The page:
The idea was to 'tidy' the code a little, rather than having

The number of items in the vector is unknown, so it is nice to be able to
create them on the fly and just add them to a structure.
That way I can manage the data better.

By having the structure, (and then the vector), the number of items is
immaterial.
I can create 5, 10, 100 instances as long as I delete every single items.


Imagine this:

class C
{
private:
int *i;

public:
C()
: i(new int)
{
}

~C()
{
delete i;
}
};

int main()
{
C c1;
C c2(c1);

// here, both c1 and c2 have their pointer 'i' pointing to the same
// int
}

When c2 goes out of scope, it deletes its int. Then c1 goes out of
scope and the deletes the very same one, which is undefined behavior.

When a class manages memory, it usually needs a copy constructor and an
assignment operator:

class C
{
private:
int *i;

public:
C()
: i(new int)
{
}

C(const C &c)
: i(new int(c.i))
{
}

C &operator=(const C &c)
{
delete i;
i = new int(c.i);
}

~C()
{
delete i;
}
};

But you'd be better with a kind of smart pointer, which manages this
automatically. std::auto_ptr does not.
Jonathan

Jul 23 '05 #5

P: n/a
Just wanted to know if you were paying attention... The second code
should be

class C
{
private:
int *i;

public:
C()
: i(new int)
{
}

C(const C &c)
: i(new int(*c.i))
{
}

C &operator=(const C &c)
{
delete i;
i = new int(*c.i);

return *this;
}

~C()
{
delete i;
}
};
Jonathan

Jul 23 '05 #6

P: n/a
Just wanted to know if you were paying attention... The second code
should be


Thanks, I didn't want to say anything.

but while we are on the subject, isn't

const C &operator=(const C &c)
....

better than

C &operator=(const C &c)
?

Simon
Jul 23 '05 #7

P: n/a
On 2005-07-15 07:30:10 -0400, "Simon" <sp********@example.com> said:
Just wanted to know if you were paying attention... The second code
should be


Thanks, I didn't want to say anything.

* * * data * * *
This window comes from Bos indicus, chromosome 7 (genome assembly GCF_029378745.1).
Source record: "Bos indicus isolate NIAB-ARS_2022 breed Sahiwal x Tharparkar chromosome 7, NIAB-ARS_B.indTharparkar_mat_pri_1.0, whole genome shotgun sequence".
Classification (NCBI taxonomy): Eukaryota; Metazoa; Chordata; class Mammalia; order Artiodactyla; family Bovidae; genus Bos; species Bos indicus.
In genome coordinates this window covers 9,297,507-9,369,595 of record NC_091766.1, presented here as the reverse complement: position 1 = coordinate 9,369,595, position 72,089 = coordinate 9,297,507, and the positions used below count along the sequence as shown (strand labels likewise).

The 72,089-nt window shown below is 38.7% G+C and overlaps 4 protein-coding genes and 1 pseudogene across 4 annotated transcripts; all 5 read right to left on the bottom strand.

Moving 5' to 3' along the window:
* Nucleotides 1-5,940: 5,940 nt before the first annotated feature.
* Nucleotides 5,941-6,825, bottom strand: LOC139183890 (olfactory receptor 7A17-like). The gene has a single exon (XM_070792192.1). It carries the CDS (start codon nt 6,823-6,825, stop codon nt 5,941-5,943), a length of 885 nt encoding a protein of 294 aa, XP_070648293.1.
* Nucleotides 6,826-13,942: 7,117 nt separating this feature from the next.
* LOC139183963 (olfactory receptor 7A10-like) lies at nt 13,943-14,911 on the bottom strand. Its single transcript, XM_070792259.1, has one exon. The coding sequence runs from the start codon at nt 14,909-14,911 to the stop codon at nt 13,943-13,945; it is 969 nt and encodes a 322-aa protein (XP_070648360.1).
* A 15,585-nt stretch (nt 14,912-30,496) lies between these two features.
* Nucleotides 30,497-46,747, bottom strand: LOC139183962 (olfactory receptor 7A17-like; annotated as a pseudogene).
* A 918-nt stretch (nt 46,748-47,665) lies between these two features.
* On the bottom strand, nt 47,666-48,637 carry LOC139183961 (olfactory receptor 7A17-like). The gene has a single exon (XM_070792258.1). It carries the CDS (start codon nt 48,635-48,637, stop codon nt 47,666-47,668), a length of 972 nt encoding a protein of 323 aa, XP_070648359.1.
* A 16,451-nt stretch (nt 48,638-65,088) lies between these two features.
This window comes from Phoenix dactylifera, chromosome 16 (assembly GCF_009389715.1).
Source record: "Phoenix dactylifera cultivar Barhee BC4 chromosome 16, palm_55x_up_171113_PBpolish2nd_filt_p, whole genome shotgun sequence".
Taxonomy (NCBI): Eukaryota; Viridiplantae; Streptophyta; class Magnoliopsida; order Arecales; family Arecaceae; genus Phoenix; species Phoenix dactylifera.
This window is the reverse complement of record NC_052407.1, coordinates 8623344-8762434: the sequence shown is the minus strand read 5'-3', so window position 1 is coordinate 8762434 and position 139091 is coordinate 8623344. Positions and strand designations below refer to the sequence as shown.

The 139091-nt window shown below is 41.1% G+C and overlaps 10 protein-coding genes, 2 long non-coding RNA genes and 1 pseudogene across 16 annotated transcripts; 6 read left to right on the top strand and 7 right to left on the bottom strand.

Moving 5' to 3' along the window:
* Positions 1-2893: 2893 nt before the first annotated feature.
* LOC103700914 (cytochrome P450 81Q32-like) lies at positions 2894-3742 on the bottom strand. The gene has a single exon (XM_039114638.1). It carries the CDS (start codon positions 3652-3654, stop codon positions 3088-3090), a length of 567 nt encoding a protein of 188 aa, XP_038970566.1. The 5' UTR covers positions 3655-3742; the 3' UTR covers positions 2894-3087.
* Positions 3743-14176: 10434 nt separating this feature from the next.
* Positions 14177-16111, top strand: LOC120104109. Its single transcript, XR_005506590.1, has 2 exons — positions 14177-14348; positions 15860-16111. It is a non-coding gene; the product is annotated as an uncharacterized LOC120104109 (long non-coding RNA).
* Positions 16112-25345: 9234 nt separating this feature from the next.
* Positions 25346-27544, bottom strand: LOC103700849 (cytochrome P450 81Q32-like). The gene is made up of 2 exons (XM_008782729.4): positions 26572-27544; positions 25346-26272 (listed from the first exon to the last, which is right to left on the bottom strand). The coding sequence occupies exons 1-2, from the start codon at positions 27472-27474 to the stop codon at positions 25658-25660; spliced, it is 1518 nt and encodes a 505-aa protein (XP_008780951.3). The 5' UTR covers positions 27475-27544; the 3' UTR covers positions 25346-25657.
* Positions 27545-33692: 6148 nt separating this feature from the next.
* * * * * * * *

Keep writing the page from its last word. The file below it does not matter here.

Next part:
but while we are on the subject, isn't

const C &operator=(const C &c)
...

better than

C &operator=(const C &c)


No, why do you think it would be? Generally, when overloading
operators, a good goal is to make them behave as closely as possible to
how they would behave when applied to built-in types; using the
assignment operator on a built in type results in what is essentially a
non-const reference to the left operand:

int i;
int &ir = i = 5; //Assigns 5 to i, and binds ir to i
--
Clark S. Cox, III
cl*******@gmail.com

Jul 23 '05 #8

P: n/a
>>
Just wanted to know if you were paying attention... The second code
should be


Thanks, I didn't want to say anything.

but while we are on the subject, isn't

const C &operator=(const C &c)
...

better than

C &operator=(const C &c)


No, why do you think it would be? Generally, when overloading operators, a
good goal is to make them behave as closely as possible to how they would
behave when applied to built-in types; using the assignment operator on a
built in type results in what is essentially a non-const reference to the
left operand:

int i;
int &ir = i = 5; //Assigns 5 to i, and binds ir to i


Truth be told, I am not sure, I remember reading somewhere that it was
better to do the "const", but I don't know where I got such an idea from.

Maybe someone could help me on that one.

Simon
Jul 23 '05 #9

P: n/a
> Truth be told, I am not sure, I remember reading somewhere that it was
better to do the "const", but I don't know where I got such an idea from.

Maybe someone could help me on that one.


Well for myself, I remember reading that void main() was better, so you
can't count on that.

An argument you may have heard is that it allows

(c1=c2) = c3;

which looks weird, but is allowed for ints:

int i1=1, i2=2, i3=3;

(i1=i2)=i3;

As our good Scott Meyers said, "do as the ints do".

Jonathan

Jul 23 '05 #10